I don’t think there are many more magical things than walking through a woodland, when you find a natural wood tunnel, the smell, the quality of light and the sense of something old and otherworldly….pure magic.
Apple Tree – A happy edition to any garden, but you will need two trees within close range to get apples so they can pollinate each other. Apple Trees are associated with fertility, longevity and healing and there are many folklore references to the apple tree in relation to faeries, creativity and a general association with other worlds. I recently stayed in a very old Welsh cottage with 2-3 old Apple trees in the garden and they were very magical indeed, they had a very strong presence with their gnarled, twisted branches, I loved them. A wonderful tree to use a small branch of when in blossom.
Ash – It seems catastrophic to think that the Ash tree is under such terrible threat from ash dieback disease that it could be wiped out in Europe. Such a majestic and beautiful tree it is unthinkable that it could be gone. Magically Ash is associated with strength, willpower, protection and wisdom and I truly hope these properties manifest in those trying to find a solution to keeping the Ash alive and well.
Birch – The tree traditionally used to make the broom part of broomsticks! Hence the Birch is associated with cleansing, protection and purification. Cradles also used to be made of Birch wood, probably for this very association.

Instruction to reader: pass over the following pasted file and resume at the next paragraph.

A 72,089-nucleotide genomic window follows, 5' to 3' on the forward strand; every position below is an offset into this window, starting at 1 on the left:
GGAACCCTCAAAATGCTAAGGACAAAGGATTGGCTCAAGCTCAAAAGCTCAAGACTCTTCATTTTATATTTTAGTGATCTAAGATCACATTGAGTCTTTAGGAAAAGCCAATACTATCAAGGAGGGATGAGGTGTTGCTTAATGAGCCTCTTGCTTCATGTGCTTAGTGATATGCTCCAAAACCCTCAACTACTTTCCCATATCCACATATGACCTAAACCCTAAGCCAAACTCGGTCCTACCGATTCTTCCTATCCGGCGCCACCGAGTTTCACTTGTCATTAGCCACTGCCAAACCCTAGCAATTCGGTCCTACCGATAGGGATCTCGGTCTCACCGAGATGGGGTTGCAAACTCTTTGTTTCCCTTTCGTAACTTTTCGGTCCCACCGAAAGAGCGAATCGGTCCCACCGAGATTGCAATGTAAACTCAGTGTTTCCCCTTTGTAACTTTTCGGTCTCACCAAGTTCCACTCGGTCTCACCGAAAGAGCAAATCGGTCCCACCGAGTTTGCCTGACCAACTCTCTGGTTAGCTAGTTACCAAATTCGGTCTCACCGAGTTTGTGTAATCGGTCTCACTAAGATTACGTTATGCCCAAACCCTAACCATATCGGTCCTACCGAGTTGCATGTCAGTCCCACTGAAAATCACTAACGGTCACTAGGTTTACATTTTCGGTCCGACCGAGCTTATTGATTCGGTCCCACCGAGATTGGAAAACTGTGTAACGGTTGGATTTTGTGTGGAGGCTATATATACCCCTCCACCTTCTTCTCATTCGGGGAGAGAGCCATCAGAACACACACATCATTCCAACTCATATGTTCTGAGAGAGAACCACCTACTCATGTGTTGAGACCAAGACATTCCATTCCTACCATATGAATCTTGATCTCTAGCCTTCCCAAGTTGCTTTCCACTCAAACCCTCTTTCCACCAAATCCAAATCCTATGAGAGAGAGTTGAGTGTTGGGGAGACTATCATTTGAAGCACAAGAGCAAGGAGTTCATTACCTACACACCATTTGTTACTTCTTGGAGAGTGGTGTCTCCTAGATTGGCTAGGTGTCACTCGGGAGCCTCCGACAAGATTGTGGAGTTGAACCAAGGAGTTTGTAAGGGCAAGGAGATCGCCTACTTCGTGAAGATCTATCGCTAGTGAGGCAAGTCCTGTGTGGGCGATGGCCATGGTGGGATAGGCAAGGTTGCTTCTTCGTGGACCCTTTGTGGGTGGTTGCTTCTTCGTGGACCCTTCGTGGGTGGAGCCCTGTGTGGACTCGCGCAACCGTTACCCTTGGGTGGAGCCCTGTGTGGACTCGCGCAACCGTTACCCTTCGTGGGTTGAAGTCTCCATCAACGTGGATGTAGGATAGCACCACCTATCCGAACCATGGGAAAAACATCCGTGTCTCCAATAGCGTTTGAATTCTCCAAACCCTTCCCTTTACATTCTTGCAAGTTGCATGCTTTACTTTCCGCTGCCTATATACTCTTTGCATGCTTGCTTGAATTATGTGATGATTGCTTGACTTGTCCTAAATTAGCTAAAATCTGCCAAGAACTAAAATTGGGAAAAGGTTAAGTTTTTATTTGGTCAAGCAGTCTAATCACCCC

Rowan – One of my favourite trees, as Rowan is my sons name. The Rowan tree is a small attractive tree with white five petal delicate flowers and bright red berries in Autumn. Also,known as witch wood, hornbeam and mountain ash. The Rowan is often associated with the Druids and my favourite Rowan fact is that it apparently makes the best wood for Vampire stakes. Properties for the Rowan are improving psychic awareness, divination (good for dowsing rods also) healing and protection.
Yew – A mainstay in old churchyards all over the country the yew tree is poisonous and has long held associations with death. Sylvia Plath’s The Moon and the Yew Tree is a favourite poem of mine. The Yew Tree is incredibly hardy, living for hundreds if not thousands of years and as such is associated with endurance, rebirth and the connection between ourselves the other world and our ancestors.
Never take wood from a tree without asking permission and giving thanks afterwards, try to take already fallen branches if possible. It’s simple to connect with the energy of a tree, just be near to them, be still and open.